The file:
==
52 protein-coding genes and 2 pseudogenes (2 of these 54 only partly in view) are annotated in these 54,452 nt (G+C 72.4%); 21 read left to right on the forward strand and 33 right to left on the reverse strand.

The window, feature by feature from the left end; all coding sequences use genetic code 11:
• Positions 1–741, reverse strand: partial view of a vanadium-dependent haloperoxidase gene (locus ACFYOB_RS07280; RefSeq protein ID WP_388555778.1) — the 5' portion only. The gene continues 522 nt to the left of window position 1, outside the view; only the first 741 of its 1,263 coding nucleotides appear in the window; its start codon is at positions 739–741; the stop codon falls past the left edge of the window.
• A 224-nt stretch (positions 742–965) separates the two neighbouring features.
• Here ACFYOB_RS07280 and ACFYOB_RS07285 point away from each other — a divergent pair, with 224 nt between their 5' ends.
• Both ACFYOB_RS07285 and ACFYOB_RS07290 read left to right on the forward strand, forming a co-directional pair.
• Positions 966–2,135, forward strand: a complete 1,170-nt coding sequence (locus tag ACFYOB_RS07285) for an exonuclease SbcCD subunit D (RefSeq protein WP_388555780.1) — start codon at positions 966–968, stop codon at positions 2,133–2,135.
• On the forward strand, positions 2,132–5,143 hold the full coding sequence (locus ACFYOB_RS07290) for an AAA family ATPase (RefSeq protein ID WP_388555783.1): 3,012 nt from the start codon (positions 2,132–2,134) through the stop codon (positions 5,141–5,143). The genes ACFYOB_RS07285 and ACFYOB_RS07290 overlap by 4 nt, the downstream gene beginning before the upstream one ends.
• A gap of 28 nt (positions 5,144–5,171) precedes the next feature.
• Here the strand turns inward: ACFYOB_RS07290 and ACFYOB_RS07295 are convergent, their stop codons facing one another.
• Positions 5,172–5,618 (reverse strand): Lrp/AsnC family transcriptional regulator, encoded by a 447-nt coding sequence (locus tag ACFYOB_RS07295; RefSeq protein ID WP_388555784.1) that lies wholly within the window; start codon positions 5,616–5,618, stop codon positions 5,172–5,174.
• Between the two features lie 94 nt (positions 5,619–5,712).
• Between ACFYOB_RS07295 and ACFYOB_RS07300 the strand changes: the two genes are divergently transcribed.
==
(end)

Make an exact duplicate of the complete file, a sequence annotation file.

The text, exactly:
52 protein-coding genes and 2 pseudogenes (2 of these 54 only partly in view) are annotated in these 54,452 nt (G+C 72.4%); 21 read left to right on the forward strand and 33 right to left on the reverse strand.

The window, feature by feature from the left end; all coding sequences use genetic code 11:
• Positions 1–741, reverse strand: partial view of a vanadium-dependent haloperoxidase gene (locus ACFYOB_RS07280; RefSeq protein ID WP_388555778.1) — the 5' portion only. The gene continues 522 nt to the left of window position 1, outside the view; only the first 741 of its 1,263 coding nucleotides appear in the window; its start codon is at positions 739–741; the stop codon falls past the left edge of the window.
• A 224-nt stretch (positions 742–965) separates the two neighbouring features.
• Here ACFYOB_RS07280 and ACFYOB_RS07285 point away from each other — a divergent pair, with 224 nt between their 5' ends.
• Both ACFYOB_RS07285 and ACFYOB_RS07290 read left to right on the forward strand, forming a co-directional pair.
• Positions 966–2,135, forward strand: a complete 1,170-nt coding sequence (locus tag ACFYOB_RS07285) for an exonuclease SbcCD subunit D (RefSeq protein WP_388555780.1) — start codon at positions 966–968, stop codon at positions 2,133–2,135.
• On the forward strand, positions 2,132–5,143 hold the full coding sequence (locus ACFYOB_RS07290) for an AAA family ATPase (RefSeq protein ID WP_388555783.1): 3,012 nt from the start codon (positions 2,132–2,134) through the stop codon (positions 5,141–5,143). The genes ACFYOB_RS07285 and ACFYOB_RS07290 overlap by 4 nt, the downstream gene beginning before the upstream one ends.
• A gap of 28 nt (positions 5,144–5,171) precedes the next feature.
• Here the strand turns inward: ACFYOB_RS07290 and ACFYOB_RS07295 are convergent, their stop codons facing one another.
• Positions 5,172–5,618 (reverse strand): Lrp/AsnC family transcriptional regulator, encoded by a 447-nt coding sequence (locus tag ACFYOB_RS07295; RefSeq protein ID WP_388555784.1) that lies wholly within the window; start codon positions 5,616–5,618, stop codon positions 5,172–5,174.
• Between the two features lie 94 nt (positions 5,619–5,712).
• Between ACFYOB_RS07295 and ACFYOB_RS07300 the strand changes: the two genes are divergently transcribed.